[Air-L] Musing on the Rise and fall of Social Networking - the CBradio example

Ronald E. Rice rrice at comm.ucsb.edu
Mon Dec 17 12:20:04 PST 2007


It certainly is an interesting paradox of popularity killing off things. 
This is an example of, among other things, the tragedy of the commons.  For 
instance, good, free highways between dense areas get filled up because they 
are well, free, and they link dense areas, until everyone suffers the 
freeway-as-parking-lot-syndrome (those living around Los Angeles, or most 
anywhere between Boston and Washington DC, around Tampa, etc., know this 
feeling).  These material commons, as well as some kinds of 
information-based commons, can suffer this fate when there are limited 
alternatives.  That was certainly the case with CB, because there were only 
a limited number of fixed frequencies.  A study of desktop videoconference I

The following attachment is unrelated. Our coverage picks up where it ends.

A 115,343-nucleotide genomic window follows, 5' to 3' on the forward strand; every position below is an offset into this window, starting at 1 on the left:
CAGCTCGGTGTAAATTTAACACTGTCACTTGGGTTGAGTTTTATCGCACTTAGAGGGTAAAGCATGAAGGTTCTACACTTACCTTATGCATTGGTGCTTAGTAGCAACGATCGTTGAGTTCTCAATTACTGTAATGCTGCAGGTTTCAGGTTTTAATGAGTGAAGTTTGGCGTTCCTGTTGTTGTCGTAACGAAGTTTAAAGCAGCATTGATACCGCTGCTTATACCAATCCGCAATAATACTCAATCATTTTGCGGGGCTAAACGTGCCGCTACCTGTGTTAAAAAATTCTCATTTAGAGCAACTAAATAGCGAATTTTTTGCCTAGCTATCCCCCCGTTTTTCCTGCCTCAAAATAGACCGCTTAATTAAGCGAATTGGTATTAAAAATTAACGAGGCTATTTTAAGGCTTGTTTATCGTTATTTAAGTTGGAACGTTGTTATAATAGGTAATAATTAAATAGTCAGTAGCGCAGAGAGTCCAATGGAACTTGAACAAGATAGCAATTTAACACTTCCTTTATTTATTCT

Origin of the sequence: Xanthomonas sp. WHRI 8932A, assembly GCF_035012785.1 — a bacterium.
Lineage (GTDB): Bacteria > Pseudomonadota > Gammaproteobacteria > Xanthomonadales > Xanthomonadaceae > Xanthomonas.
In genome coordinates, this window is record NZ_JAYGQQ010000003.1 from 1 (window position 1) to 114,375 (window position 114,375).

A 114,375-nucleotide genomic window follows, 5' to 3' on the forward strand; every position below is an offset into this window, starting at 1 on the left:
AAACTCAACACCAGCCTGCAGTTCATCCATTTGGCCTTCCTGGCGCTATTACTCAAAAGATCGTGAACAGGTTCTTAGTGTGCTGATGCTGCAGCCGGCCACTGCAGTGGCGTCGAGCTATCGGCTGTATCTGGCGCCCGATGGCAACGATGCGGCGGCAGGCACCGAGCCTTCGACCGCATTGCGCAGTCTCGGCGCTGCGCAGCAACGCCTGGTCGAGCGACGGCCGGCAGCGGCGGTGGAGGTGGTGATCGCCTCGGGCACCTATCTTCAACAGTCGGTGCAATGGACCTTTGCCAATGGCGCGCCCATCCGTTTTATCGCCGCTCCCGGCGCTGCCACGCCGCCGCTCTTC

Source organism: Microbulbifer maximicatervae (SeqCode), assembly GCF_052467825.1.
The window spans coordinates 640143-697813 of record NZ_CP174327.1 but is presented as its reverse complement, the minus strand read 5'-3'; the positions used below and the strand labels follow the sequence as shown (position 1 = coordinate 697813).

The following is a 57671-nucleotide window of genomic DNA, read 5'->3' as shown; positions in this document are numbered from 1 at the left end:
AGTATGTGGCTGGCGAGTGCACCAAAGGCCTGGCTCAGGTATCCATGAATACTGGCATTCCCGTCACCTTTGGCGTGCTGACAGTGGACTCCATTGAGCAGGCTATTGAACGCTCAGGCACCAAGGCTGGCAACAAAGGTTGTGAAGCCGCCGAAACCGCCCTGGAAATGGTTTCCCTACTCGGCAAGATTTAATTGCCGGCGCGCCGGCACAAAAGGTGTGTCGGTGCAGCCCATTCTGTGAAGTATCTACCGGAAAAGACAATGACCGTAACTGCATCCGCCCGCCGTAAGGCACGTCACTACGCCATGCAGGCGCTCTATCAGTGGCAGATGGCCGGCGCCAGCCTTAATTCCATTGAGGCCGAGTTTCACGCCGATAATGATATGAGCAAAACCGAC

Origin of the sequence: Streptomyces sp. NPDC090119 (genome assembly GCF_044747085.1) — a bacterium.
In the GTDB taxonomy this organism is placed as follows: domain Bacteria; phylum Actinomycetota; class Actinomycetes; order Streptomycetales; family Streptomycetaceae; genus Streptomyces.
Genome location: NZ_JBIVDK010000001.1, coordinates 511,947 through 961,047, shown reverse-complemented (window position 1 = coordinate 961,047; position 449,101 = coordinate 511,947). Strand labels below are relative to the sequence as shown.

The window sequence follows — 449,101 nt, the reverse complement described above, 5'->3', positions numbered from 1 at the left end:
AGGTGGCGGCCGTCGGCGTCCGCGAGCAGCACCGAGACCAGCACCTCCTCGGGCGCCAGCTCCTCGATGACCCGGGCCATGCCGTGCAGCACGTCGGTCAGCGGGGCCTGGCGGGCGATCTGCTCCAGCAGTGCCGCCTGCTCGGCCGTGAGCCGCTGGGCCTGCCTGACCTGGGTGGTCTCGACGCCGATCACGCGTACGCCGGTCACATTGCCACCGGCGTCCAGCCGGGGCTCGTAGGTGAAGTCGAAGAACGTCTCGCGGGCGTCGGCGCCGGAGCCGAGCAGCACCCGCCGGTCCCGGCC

did with Kraut, Fish and Cool showed that one form of social influence was 
just this kind of limiting the value of a new technology as one version 
finally superseded and extinguished the alternative in the organization 
(because critical mass and network externalities must favor one over the 
other, especially those with larger initial clusters of salient users (see 
my 1990 article on online critical mass and online network data 
approaches) - reflecting what has been recently called the "power law" of 
blog links) but then, due to all the other users coming on to the one 
system, pushing up against the bandwidth limits.



Cell phone technology has pretty much avoided that because it keeps creating 
more powerful local cells, so that a given region can support more and more 
low-range frequencies.  Internet discussion lists, support groups, etc., can 
also avoid this problem as people can just create offshoots, and 
packet-switching helps (but does not prevent) clogging up of the network 
arteries.  So, for instance, my dissertation research (1982, and 1985 - yes, 
some folks were studying online networks before Facebook and blogs) showed 
that not only do people within online groups (as opposed to discussion 
lists) have to provide some minimum level of interaction and response to